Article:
While the world is debating over the wisdom of austerity economics, the budget proposal presented on Monday by the US President seemed to call for an end to what the White House defined as “mindless” measures and a change of scenario: from a focus on deficit-cutting to a period of economic reinvestment. As his second mandate is coming to an end, Obama is not giving up on his goal of a welfare plan for the poor: he presented a collection of tax measures and education initiatives meant to help middle-class families pay for childhood education and college tuition.
“More of a political document than an operational plan” was how the U.S. Chamber of Commerce defined Barack Obama’s proposal. According to most Republicans, development and reprise cannot be achieved by increasing taxes on the most productive sectors of society, because it would just lead to a cut to both investments and job opportunities. They rejected a broad new tax on big financial firms and a lack of new measures to limit entitlement spending, the biggest contributor to federal deficits, while the plan seems to focus on combating climate change and promoting renewable energy technologies.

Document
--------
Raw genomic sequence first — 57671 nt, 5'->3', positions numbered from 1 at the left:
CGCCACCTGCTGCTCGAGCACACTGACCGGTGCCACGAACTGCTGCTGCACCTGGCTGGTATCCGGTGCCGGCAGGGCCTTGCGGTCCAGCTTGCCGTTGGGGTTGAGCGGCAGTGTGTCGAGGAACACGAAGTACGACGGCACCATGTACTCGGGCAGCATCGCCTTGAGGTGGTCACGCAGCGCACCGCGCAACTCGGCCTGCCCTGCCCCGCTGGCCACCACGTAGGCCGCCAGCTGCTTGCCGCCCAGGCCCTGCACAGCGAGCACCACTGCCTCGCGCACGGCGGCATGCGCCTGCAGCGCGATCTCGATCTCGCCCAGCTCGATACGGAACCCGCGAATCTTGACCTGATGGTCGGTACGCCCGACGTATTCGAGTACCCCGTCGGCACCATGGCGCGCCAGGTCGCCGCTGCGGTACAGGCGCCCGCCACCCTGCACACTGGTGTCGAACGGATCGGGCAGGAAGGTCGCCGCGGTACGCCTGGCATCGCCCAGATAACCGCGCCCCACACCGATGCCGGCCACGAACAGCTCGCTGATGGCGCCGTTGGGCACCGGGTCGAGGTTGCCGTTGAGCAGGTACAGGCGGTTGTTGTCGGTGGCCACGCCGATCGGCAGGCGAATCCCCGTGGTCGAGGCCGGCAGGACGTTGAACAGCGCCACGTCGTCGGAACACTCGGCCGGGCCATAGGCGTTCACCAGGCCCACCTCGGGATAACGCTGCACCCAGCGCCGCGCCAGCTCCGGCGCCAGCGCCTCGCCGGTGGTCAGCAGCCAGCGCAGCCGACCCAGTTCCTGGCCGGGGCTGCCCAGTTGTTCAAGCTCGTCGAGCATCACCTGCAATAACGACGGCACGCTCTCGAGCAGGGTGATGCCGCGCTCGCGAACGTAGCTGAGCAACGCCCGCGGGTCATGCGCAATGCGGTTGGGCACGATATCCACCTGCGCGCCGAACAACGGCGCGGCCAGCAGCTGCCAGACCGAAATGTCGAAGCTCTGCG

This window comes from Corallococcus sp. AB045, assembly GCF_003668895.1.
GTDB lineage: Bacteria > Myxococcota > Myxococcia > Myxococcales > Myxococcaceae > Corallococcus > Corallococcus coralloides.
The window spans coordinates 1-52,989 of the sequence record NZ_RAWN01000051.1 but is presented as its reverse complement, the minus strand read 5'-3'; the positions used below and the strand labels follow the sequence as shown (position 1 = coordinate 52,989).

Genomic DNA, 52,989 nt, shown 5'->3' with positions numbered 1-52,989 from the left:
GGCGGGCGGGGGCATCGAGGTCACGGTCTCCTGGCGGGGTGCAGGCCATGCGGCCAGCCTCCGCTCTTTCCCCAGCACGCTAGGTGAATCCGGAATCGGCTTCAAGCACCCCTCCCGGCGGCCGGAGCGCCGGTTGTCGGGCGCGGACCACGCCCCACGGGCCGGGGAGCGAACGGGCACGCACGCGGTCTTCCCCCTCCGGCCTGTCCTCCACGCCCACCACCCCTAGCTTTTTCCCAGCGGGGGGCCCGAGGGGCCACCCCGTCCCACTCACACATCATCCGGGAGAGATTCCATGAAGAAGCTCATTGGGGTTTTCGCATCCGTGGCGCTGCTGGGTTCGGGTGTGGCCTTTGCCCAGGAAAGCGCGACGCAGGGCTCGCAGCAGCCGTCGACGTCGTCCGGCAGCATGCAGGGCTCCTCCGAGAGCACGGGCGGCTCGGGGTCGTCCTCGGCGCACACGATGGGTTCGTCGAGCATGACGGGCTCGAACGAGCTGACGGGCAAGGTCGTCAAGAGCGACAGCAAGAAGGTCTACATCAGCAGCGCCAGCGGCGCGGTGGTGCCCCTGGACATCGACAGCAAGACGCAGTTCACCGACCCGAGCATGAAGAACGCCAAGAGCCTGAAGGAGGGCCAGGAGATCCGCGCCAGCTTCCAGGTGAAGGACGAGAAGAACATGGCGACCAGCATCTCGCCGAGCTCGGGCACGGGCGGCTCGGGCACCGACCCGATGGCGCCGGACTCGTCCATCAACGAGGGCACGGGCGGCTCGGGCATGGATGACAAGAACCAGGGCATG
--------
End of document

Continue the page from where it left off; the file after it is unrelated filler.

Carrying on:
“We’ve got to put politics aside, pass a budget that funds our national security priorities at home and abroad and gives middle-class families the security they need to get ahead in the new economy” replied the President, who actually mentioned a number of domestic priorities that may appeal to Republicans. For instance, his request for a corporate-tax increase to pay for huge infrastructure spending seemed to agree with GOP leaders, as did the 4.5% increase in military spending. The $612 billion in overall military spending include funds for the West’s confrontation with Russia against Ukraine and the U.S.-led fight against Islamic State militants in Iraq and Syria. $14 billion were also reserved for cyber-security measures, and $2 billion shared between the control of flow of illegal immigrants from Central America to the U.S., and research on new antivirus and other drugs.
Obama’s strong endorsement for a more expansionary spending policy is significant not just for the US economy but for European countries such as Greece and the UK, that are still struggling over the recovery from the banking crash, and wondering whether austerity may help them or not. On CNN last Sunday, the US president further stressed the idea that led to his budget proposal: “You cannot keep on squeezing countries that are in the midst of depression”, he said, referring to Greece. And he confused and divided the British public opinion by appearing to back David Cameron’s budget cuts: “(he) must be doing something right, because the economy is growing” was his comment.
Nobody thought the Congress would embrace and enact Obama’s proposal as it is, especially considering the current Republican-controlled legislature. But we can only wait and see is how it will impact the debate on the country’s future ahead of the 2016 presidential election.
Maria Felicita Ferraro